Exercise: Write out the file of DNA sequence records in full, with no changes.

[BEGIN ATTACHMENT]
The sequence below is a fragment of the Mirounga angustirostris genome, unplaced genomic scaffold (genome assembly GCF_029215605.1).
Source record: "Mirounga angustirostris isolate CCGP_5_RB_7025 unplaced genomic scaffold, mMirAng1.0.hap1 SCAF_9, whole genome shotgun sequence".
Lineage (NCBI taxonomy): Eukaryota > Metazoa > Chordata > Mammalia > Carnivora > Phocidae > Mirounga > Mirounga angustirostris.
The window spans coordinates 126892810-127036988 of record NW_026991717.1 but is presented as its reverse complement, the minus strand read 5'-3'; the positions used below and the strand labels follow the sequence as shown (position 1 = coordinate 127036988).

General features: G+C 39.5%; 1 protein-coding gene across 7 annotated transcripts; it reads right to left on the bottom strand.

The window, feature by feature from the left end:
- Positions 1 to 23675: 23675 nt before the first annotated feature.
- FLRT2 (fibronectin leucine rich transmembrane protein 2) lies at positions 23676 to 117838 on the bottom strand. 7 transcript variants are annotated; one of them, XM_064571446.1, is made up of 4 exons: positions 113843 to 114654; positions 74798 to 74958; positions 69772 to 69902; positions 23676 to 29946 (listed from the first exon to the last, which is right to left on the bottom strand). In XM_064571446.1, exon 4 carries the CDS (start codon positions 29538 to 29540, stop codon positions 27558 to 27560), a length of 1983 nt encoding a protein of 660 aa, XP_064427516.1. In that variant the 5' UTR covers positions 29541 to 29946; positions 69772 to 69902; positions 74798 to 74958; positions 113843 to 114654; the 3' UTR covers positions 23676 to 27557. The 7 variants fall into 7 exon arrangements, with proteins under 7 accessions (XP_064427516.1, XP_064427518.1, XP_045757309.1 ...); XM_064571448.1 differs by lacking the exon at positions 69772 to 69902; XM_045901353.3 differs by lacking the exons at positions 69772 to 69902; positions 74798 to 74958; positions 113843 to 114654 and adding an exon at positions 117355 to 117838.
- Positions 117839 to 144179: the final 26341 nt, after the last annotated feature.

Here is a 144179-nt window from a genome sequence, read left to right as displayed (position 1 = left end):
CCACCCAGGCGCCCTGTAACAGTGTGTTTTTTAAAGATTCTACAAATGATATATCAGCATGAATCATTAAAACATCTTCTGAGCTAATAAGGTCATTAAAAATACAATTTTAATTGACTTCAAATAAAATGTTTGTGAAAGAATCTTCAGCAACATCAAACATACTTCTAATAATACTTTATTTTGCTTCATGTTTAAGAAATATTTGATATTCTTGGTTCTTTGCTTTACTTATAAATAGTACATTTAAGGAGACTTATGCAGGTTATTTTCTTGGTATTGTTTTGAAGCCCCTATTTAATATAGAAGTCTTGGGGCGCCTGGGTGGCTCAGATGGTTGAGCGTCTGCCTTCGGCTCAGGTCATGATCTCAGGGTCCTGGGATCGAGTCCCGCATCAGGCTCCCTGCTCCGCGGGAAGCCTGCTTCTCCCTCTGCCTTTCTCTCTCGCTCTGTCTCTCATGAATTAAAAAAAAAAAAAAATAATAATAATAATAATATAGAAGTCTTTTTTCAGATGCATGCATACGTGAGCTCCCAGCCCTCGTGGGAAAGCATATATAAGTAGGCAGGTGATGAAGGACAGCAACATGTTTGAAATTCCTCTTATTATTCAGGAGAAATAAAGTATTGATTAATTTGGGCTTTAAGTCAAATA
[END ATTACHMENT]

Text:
The sequence below is a fragment of the Mirounga angustirostris genome, unplaced genomic scaffold (genome assembly GCF_029215605.1).
Source record: "Mirounga angustirostris isolate CCGP_5_RB_7025 unplaced genomic scaffold, mMirAng1.0.hap1 SCAF_9, whole genome shotgun sequence".
Lineage (NCBI taxonomy): Eukaryota > Metazoa > Chordata > Mammalia > Carnivora > Phocidae > Mirounga > Mirounga angustirostris.
The window spans coordinates 126892810-127036988 of record NW_026991717.1 but is presented as its reverse complement, the minus strand read 5'-3'; the positions used below and the strand labels follow the sequence as shown (position 1 = coordinate 127036988).

General features: G+C 39.5%; 1 protein-coding gene across 7 annotated transcripts; it reads right to left on the bottom strand.

The window, feature by feature from the left end:
- Positions 1 to 23675: 23675 nt before the first annotated feature.
- FLRT2 (fibronectin leucine rich transmembrane protein 2) lies at positions 23676 to 117838 on the bottom strand. 7 transcript variants are annotated; one of them, XM_064571446.1, is made up of 4 exons: positions 113843 to 114654; positions 74798 to 74958; positions 69772 to 69902; positions 23676 to 29946 (listed from the first exon to the last, which is right to left on the bottom strand). In XM_064571446.1, exon 4 carries the CDS (start codon positions 29538 to 29540, stop codon positions 27558 to 27560), a length of 1983 nt encoding a protein of 660 aa, XP_064427516.1. In that variant the 5' UTR covers positions 29541 to 29946; positions 69772 to 69902; positions 74798 to 74958; positions 113843 to 114654; the 3' UTR covers positions 23676 to 27557. The 7 variants fall into 7 exon arrangements, with proteins under 7 accessions (XP_064427516.1, XP_064427518.1, XP_045757309.1 ...); XM_064571448.1 differs by lacking the exon at positions 69772 to 69902; XM_045901353.3 differs by lacking the exons at positions 69772 to 69902; positions 74798 to 74958; positions 113843 to 114654 and adding an exon at positions 117355 to 117838.
- Positions 117839 to 144179: the final 26341 nt, after the last annotated feature.

Here is a 144179-nt window from a genome sequence, read left to right as displayed (position 1 = left end):
CCACCCAGGCGCCCTGTAACAGTGTGTTTTTTAAAGATTCTACAAATGATATATCAGCATGAATCATTAAAACATCTTCTGAGCTAATAAGGTCATTAAAAATACAATTTTAATTGACTTCAAATAAAATGTTTGTGAAAGAATCTTCAGCAACATCAAACATACTTCTAATAATACTTTATTTTGCTTCATGTTTAAGAAATATTTGATATTCTTGGTTCTTTGCTTTACTTATAAATAGTACATTTAAGGAGACTTATGCAGGTTATTTTCTTGGTATTGTTTTGAAGCCCCTATTTAATATAGAAGTCTTGGGGCGCCTGGGTGGCTCAGATGGTTGAGCGTCTGCCTTCGGCTCAGGTCATGATCTCAGGGTCCTGGGATCGAGTCCCGCATCAGGCTCCCTGCTCCGCGGGAAGCCTGCTTCTCCCTCTGCCTTTCTCTCTCGCTCTGTCTCTCATGAATTAAAAAAAAAAAAAAATAATAATAATAATAATATAGAAGTCTTTTTTCAGATGCATGCATACGTGAGCTCCCAGCCCTCGTGGGAAAGCATATATAAGTAGGCAGGTGATGAAGGACAGCAACATGTTTGAAATTCCTCTTATTATTCAGGAGAAATAAAGTATTGATTAATTTGGGCTTTAAGTCAAATA